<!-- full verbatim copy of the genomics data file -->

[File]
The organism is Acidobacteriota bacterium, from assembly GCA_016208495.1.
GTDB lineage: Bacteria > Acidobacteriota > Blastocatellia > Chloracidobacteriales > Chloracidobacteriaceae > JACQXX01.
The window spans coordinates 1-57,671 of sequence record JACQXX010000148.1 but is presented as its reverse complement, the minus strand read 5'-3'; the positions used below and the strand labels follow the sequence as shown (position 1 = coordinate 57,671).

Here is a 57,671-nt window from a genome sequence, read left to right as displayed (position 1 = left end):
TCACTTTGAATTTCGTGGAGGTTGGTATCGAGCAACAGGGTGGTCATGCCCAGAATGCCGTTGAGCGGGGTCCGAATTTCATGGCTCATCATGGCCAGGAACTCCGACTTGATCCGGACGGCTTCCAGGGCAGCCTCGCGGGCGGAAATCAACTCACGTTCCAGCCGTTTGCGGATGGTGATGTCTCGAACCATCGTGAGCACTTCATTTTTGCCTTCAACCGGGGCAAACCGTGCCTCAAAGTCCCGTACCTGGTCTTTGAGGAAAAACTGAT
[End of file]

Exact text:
The organism is Acidobacteriota bacterium, from assembly GCA_016208495.1.
GTDB lineage: Bacteria > Acidobacteriota > Blastocatellia > Chloracidobacteriales > Chloracidobacteriaceae > JACQXX01.
The window spans coordinates 1-57,671 of sequence record JACQXX010000148.1 but is presented as its reverse complement, the minus strand read 5'-3'; the positions used below and the strand labels follow the sequence as shown (position 1 = coordinate 57,671).

Here is a 57,671-nt window from a genome sequence, read left to right as displayed (position 1 = left end):
TCACTTTGAATTTCGTGGAGGTTGGTATCGAGCAACAGGGTGGTCATGCCCAGAATGCCGTTGAGCGGGGTCCGAATTTCATGGCTCATCATGGCCAGGAACTCCGACTTGATCCGGACGGCTTCCAGGGCAGCCTCGCGGGCGGAAATCAACTCACGTTCCAGCCGTTTGCGGATGGTGATGTCTCGAACCATCGTGAGCACTTCATTTTTGCCTTCAACCGGGGCAAACCGTGCCTCAAAGTCCCGTACCTGGTCTTTGAGGAAAAACTGAT